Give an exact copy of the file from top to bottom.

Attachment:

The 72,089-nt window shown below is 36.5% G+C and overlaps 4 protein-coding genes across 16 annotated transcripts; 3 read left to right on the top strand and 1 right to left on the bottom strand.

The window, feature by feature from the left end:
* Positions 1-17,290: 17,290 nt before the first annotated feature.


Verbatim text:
The 72,089-nt window shown below is 36.5% G+C and overlaps 4 protein-coding genes across 16 annotated transcripts; 3 read left to right on the top strand and 1 right to left on the bottom strand.

The window, feature by feature from the left end:
* Positions 1-17,290: 17,290 nt before the first annotated feature.